Ride the world’s tallest swing in this often overlooked South African city

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This article originally appeared on NYDailyNews.com

By Dylan Essertier, Conway Confidential

Visitors to South Africa tend to favor Cape Town and Johannesburg, often overlooking the coastal city of Durban. But the country’s third-largest city shouldn’t be omitted.

One local has an interesting take on this. “If South Africa were Destiny’s Child, Durban would be Michelle [Williams], but we think it can be the Beyoncé one day,” says Andrew Rall, before taking a swig of his Durban Dry Gin distilled with locally-sourced botanicals like African rose hip.

We’re sitting in Rall’s restaurant, Distillery 031, a buzzy bar tucked inside the city’s Station Precinct district. This area of Durban feels a lot like Brooklyn — chic warehouse spaces peppered with clutches of craft coffee cafés and vintage clothing shops.

Michelle Williams, like the other members of R&B group Destiny’s Child, isn’t a household name like Beyoncé.

Neither is Durban. But the city filled with plenty of gritty charm, culture, and natural beauty, when explored properly, hits all the right notes.

Upon arrival, familiarize yourself with the local Zulu culture in the Valley of a Thousand Hills, which lies between the cities of Pietermaritzburg and Durban. It’s a full-day trip about 40 minutes west of Durban’s city center.

Tour the traditional villages that dot the leafy-green landscape of the Kloof region, meet a traditional “sagoma” or spiritual healer, and bicycle your way through the mountains or hike the lush green hillsides.

Durban is home to the largest concentration of people of Indian descent outside of India. Spend another day in awe of how Durban manages to simultaneously capture the collective energy of both African and Indian culture by taking a morning walk along “The Golden Mile,” a popular beach promenade and surf haven. While there, be sure to sample Bunny Chow, a South African fast food made of a hollowed-out loaf of bread filled with curry, which originated with the Durban Indian community.

Spend the rest of the afternoon at Victoria Street Market (thevsm.co.za), where you’ll find Indian and African-inspired beads, pashminas, spices, fresh fruit, ceramics and more. For extra thrills, ask a guide to take you to the Victoria Street Medicinal Market, where you can purchase herbs that promise to cure any and all ailments. Looking for a good-luck potion? Yup, they have that. It’s a vibrant, unusual and exhilarating shopping experience.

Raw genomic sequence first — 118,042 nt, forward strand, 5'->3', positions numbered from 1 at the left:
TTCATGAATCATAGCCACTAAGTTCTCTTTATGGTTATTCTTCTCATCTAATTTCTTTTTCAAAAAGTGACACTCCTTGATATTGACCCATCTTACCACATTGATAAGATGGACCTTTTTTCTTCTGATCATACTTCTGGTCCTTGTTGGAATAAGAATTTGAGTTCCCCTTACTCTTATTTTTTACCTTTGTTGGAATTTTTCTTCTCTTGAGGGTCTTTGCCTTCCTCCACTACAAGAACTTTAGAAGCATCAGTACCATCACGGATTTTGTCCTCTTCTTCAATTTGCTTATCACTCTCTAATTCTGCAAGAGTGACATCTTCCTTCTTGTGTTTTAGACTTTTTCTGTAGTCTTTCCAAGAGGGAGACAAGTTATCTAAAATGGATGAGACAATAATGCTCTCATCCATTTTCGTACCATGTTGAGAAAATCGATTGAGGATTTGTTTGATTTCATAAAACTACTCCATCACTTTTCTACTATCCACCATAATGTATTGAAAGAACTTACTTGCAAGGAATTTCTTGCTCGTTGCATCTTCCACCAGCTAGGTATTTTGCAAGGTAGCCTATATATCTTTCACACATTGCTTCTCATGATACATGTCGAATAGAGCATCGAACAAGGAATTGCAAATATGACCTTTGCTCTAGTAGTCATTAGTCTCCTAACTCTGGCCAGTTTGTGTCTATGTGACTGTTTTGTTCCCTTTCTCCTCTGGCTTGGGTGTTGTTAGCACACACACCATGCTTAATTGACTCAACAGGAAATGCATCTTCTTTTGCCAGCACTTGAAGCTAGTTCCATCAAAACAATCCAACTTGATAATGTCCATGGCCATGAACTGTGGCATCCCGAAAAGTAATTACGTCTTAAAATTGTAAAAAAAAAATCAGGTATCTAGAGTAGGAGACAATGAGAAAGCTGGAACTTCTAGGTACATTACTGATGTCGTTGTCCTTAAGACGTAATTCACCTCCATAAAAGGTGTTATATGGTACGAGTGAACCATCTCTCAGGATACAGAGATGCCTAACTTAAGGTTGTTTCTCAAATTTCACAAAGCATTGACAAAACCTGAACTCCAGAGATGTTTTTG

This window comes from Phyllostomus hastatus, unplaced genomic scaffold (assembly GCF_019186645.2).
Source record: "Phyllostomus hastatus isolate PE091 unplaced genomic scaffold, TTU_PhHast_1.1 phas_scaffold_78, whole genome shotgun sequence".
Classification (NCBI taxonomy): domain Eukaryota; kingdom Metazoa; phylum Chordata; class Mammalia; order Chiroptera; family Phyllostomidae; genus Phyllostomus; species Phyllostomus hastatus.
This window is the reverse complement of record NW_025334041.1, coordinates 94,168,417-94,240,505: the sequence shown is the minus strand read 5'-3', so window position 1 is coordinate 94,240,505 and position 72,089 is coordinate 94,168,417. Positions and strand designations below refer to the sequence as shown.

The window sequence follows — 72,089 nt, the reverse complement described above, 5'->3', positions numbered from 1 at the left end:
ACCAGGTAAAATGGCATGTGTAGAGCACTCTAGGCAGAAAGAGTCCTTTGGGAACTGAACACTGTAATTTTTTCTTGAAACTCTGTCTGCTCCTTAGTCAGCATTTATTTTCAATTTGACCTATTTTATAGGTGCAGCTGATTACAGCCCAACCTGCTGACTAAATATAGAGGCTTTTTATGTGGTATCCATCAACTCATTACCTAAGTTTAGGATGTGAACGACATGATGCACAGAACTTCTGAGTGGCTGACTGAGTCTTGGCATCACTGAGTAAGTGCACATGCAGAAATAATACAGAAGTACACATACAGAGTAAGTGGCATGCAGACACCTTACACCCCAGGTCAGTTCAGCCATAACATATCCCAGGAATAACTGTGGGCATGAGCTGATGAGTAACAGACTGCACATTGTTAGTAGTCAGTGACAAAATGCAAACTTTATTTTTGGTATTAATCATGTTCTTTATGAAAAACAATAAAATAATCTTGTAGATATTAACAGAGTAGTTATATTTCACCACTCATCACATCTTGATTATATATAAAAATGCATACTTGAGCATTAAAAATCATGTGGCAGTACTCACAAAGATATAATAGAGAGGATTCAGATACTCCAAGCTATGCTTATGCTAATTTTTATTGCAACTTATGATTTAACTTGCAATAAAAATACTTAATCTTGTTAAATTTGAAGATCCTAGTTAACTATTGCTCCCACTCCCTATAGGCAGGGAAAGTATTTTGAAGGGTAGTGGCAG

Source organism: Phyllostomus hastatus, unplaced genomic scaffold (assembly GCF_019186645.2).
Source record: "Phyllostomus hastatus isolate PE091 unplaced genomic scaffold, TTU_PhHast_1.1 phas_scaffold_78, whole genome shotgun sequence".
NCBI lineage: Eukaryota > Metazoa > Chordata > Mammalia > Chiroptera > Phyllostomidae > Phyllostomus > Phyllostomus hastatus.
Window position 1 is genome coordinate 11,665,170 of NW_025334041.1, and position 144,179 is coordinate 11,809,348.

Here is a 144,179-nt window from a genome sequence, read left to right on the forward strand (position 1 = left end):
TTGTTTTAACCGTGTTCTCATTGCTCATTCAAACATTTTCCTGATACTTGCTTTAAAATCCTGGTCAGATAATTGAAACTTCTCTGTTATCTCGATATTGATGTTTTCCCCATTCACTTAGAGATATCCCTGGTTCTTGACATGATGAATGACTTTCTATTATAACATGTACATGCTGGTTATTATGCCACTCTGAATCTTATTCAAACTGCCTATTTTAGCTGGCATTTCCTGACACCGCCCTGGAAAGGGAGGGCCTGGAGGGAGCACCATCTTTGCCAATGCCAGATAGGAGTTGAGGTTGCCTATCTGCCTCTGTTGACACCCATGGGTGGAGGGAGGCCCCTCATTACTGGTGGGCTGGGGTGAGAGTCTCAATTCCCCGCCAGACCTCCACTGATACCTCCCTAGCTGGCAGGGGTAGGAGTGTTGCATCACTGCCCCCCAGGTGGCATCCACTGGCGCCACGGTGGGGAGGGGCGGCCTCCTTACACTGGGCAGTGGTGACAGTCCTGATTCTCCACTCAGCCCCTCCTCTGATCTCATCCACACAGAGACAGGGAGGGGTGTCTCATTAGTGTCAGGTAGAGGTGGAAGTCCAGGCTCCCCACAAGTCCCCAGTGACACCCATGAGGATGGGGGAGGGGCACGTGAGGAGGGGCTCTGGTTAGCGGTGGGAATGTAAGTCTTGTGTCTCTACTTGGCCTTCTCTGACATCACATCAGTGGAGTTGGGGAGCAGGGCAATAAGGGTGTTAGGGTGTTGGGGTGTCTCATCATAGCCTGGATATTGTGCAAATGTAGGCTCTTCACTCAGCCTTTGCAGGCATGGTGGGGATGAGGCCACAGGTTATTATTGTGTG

Speaking of exhilarating, Durban also offers adventure. The Big Rush (bigrush.co.za) — the world’s tallest swing — is one of several adrenaline-filled activities inside city limits. Work off all that Bunny Chow by climbing more than 400 steps to the top of Moses Mabhida Stadium, site of the 2010 World Cup, before taking the leap and swinging from a 720-foot arc into the center of the stadium. It’s touristy but unforgettable. Alternatively, if deep-sea adventure is more your thing, opt to swim with a frenzy of tiger sharks at nearby Aliwal Shoal Scuba (aliwalshoalscubadiving.com).

For those looking to keep the adventure alive, board the Rovos Rail (rovos.com), a luxury locomotive that travels throughout Africa. Board in Durban before chugging on to Pretoria, South Africa’s Jacaranda plant-lined capital city. From Rovos’ 5-star meals to its game drives (I saw elephants, baby rhinoceroses, and hippos during my trip), pairing the rail journey with Durban is a perfect mix of luxury and adventure travel.

If you go…

Getting there: South African Airways operates one-stop flights from New York to Durban via Johannesburg beginning at $869 round-trip (taxes not included). 800-722-9675 or flysaa.com


* Goway offers packages and custom-designed tours of Durban, including four nights in Durban and two nights on the Rovos Rail to Pretoria, starting at $1,949 per person, based on double occupancy. 888-414-0246 or goway.com

* Isithumba Tours offers an up-close look at the Zulu culture in the Valley of a Thousand Hills for 300 Rand (about $25) per person. durbangreencorridor.co.za


* Rooms at the Hilton Durban begin at $114 per night for a king guest room. hilton.com

* At The Oyster Box , rooms begin at $560 per night for a classic room. oysterboxhotel.com

* Rooms at Anchor’s Rest Guest House begin at $85 per night for a standard room. anchorsrest.co.za